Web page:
The combined armed forces controlled by the DRS engaged in an awful campaign of mass killings: widespread extrajudicial executions and massacres. In one decade (1990s) the fierce repression resulted in a quarter of a million deaths, twenty thousand disappearances, tens of thousands of survivors of torture suffering from physical and psychological traumas, with hundreds of thousands of internally displaced and exiled persons.
The following decade (era of Bouteflika, who took office in 1999) is characterised by less direct violence, but more structural violence (poverty, regression of public services such as health, education, housing, etc.) and widespread corruption.
The military regime would not have managed to keep the control over the Algerian society without the various forms of support (political, diplomatic, military, intelligence, economic, financial, etc.) from Europe and the United States. This support was very costly. From the beginning, the military regime has accepted to make many significant concessions. At the political level, Algeria renounced the fundamentals of its foreign policy: non-alignment, self-determination for all peoples, support of liberation movements who fight colonialism and imperialism. In 1995 Algeria signed the Non Proliferation Treaty after years of principled refusal, having argued that all countries, including nuclear powers must be treated equally. The same year the Algerian diplomacy in Washington promised to “normalize” relations with Israel. This was followed by additional steps culminating in the 1999 Bouteflika-Barak accolade during the funerals of King Hassan II, what was interpreted as a positive sign for acceptance of Israel, and the 2005 Bouteflika-Peres meeting in Spain. At the military level the Algerian army and intelligence broke a big taboo when they took part in NATO maneuvers in the Mediterranean Sea, involving Israel, when they organised joint Algerian-US military maneuvers in the Sahara, and when they allowed the CIA and the FBI to open offices in Algeria.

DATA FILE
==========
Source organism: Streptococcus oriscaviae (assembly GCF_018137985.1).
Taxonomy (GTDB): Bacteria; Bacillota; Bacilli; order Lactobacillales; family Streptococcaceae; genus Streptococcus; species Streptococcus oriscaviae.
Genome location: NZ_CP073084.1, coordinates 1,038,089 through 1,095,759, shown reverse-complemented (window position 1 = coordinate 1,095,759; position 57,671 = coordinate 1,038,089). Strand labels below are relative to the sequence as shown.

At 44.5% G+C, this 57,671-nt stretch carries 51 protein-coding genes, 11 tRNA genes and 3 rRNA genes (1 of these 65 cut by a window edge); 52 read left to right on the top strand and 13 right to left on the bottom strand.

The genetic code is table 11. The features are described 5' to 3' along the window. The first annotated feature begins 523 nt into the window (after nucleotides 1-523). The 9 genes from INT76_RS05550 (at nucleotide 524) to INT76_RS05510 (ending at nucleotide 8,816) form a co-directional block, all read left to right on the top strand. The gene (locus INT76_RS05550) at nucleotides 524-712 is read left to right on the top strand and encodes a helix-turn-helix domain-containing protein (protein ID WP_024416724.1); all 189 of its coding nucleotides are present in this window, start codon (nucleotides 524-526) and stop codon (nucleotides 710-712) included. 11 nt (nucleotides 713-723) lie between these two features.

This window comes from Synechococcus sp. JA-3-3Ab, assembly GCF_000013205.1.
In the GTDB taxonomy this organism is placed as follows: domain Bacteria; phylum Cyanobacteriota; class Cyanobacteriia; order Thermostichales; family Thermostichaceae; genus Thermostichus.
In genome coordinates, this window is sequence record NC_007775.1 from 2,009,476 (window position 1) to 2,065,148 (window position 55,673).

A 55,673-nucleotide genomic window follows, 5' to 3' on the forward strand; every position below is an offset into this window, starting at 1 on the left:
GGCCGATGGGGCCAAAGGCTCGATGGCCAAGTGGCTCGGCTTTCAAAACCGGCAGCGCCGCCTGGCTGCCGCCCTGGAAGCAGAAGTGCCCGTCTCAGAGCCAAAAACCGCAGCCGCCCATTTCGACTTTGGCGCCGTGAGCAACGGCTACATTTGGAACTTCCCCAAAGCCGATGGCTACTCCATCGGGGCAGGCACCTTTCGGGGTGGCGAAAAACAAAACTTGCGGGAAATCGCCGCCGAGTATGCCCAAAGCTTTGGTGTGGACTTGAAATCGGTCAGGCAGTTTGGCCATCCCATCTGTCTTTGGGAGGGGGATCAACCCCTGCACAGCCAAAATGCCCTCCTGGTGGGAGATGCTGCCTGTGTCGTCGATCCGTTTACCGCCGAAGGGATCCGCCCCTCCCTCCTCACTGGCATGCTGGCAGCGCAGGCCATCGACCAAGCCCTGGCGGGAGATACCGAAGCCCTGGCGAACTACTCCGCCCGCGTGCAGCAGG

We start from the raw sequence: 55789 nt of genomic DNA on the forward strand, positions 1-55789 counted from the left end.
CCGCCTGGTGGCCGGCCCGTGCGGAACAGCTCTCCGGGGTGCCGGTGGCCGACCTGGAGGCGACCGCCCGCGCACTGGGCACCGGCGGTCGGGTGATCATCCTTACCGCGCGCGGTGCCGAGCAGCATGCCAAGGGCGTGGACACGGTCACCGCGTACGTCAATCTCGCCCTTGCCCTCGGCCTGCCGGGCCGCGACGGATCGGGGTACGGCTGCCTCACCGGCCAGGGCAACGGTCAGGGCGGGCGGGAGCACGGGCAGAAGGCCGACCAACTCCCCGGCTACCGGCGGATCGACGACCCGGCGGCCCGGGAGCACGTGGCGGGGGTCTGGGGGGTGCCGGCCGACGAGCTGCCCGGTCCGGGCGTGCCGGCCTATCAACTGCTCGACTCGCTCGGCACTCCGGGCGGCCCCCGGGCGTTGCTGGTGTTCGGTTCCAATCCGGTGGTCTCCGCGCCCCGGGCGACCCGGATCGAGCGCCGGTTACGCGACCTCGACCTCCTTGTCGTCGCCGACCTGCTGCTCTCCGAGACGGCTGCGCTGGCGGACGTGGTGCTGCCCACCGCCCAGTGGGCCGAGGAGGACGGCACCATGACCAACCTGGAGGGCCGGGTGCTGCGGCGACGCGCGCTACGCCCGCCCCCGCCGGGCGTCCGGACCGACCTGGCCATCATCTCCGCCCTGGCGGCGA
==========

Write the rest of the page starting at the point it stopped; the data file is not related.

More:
At the economic level, the Algerian regime granted Western countries, particularly the US, huge oil concessions in the Sahara. Vast territories in southern Algeria, where foreign oil companies run their business and bring their engineers and security personnel by direct flights, are almost forbidden to Algerian citizens who need a special laissez-passer to get there.